The WAN optimization/WAN acceleration space is a curious animal: still considered a niche specialty by some, already overcrowded for others, but, now that cloud computing is the end-all, be-all choice for many of tomorrow's data center deployments, a wholly necessary investment. Riverbed Technology rules the roost here, and indeed, the company's showed no signs of slowing down, having recently made acquisitions and expanded into new markets like cloud storage, while pushing the idea that the WAN-op space has plenty of greenfield territory.

But Riverbed's major competitors -- Cisco, Blue Coat and Juniper -- as well as a host of emerging players like Certeon and Talari Networks, have no intention of being crowded out, especially now that many data center customers and data center solution providers who might have ignored WAN op technologies before are definitely ready for them now. Is WAN optimizaton/acceleration about to become as cutthroat a space as wireless or other, hotly contested networking sectors?

One Of These Companies Will Be Acquired

M&A predictions are more for fun than anything else, but here we go. They've all been mentioned as acquisition targets in the past year -- some on a near-weekly basis -- so this might be shooting fish in a barrel. But we're hard pressed to believe the industry enters 2012 without at least one of these companies taken off the table:

Extreme Networks: Recovering from some tough times, but the channel loves their stuff.
Brocade: Dell, IBM and Juniper have all been mentioned in this year's crop of potential buyers.
Polycom: The last standalone video conferencing player of scale has sure done a nice job rebuilding its channel program. But can it really muster the firepower to take on Cisco-Tandberg by itself?
Skype: Acquired before that IPO happens? It's already been plenty rumored this year, and no question both a hot technology and designs on business adoption.
Radware: First it was HP that was rumored to be interested. Then IBM. More recently, it has been Check Point, and Cisco and Juniper.

RIM Gets Its Groove Back

RIM was the Rodney Dangerfield of the 2010 smartphone landscape: it couldn't get no respect. Which wasn't surprising, considering Apple and the allies of Google Android chewed into its market share and bested it, left and right, with better, slicker, smarter devices. But a funny thing happened while many in the industry were writing RIM's obituary: the company posted stunning 45 percent revenue growth in its most recent earnings, proving RIM still has plenty of bite behind its BlackBerry bark. And with the RIM PlayBook on the way to challenge iPad, there may be tablet hope for RIM yet.

It may be RIM's enterprise strategy, however, that proves its most powerful weapon next year. Sure, Apple and Android are making inroads into the enterprise. But RIM? RIM has an established -- and quite voluminous -- solution provider channel. If it's smart, it'll make sure that the channel pushes its BlackBerry, PlayBook and other mobile device agendas as hard as possible.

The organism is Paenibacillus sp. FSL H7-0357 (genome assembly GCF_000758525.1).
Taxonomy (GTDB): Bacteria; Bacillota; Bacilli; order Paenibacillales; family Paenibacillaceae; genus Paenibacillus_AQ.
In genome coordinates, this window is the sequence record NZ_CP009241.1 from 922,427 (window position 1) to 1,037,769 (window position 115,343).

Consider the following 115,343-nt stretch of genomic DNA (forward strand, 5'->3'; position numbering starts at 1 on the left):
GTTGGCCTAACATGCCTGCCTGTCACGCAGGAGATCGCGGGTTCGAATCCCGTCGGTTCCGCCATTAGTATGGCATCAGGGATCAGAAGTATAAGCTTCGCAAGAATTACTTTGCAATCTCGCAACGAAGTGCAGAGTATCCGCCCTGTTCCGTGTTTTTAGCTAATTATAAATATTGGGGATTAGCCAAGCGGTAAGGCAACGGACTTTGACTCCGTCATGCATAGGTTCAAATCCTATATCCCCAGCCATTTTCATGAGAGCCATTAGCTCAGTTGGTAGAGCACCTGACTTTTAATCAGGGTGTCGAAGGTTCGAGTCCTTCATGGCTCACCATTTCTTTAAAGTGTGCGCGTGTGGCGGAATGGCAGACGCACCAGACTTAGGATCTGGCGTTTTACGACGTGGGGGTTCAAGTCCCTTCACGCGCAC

More Reason To Hang 10 (GbE)

If 2010 was the year that Ethernet switching bounced back following a rough-n-tumble 2009, 2011 may well be the year that 10 GbE switching busts out. Sure, it's been around for some time and wider enterprise adoption has been discussed for almost as long, but the recent numbers don't lie: Ethernet switching itself is expected to slow back down in 2011, but 10 GbE is not. 10 GbE, in fact, drove record Ethernet switch sales in the third quarter of 2010, according to Dell'Oro Group.

"While we expect overall market growth to slow considerably in 2011, we expect data center products will continue to expand in 2011, led by 10 Gigabit Ethernet as it continues to grow not only as a server connectivity technology, but also as an aggregation technology within the data center," said Alan Weckel, director of Ethernet swtich market research at Dell'Oro Group.

End Of The All-You-Can Eat Data Buffet?

3G wireless networks are already under terrible strain, and if many of the analyst and vendor reports on the growth of mobile traffic -- especially video-based traffic -- are even conservatively accurate as smartphone adoption soars, those 3G networks will be that much more taxed. So what happens next? Tiered data pricing -- much rumored, and often hinted at -- lest the deployment of Long Term Evolution (LTE) and other 4G networks happens faster (a lot faster) than anticipated.

Dell Arrives

Dell's enterprise networking ambitions have never been quite clear, but in the past year, especially, it's made a number of very curious moves. Dell added an OEM relationship with Aruba to supplement its existing OEM deals with Brocade and Juniper, for example, and it also added industry veteran Dario Zamarian as vice president and general manager of its networking division -- the first time Dell's brought that role out from inside its bigger storage and infrastructure group.

Will Dell continue to OEM versus acquire a networking player? Likely not, especially with the company in such an acquisitive mood as of late. Look for Dell's networking profile to grow exponentially next year.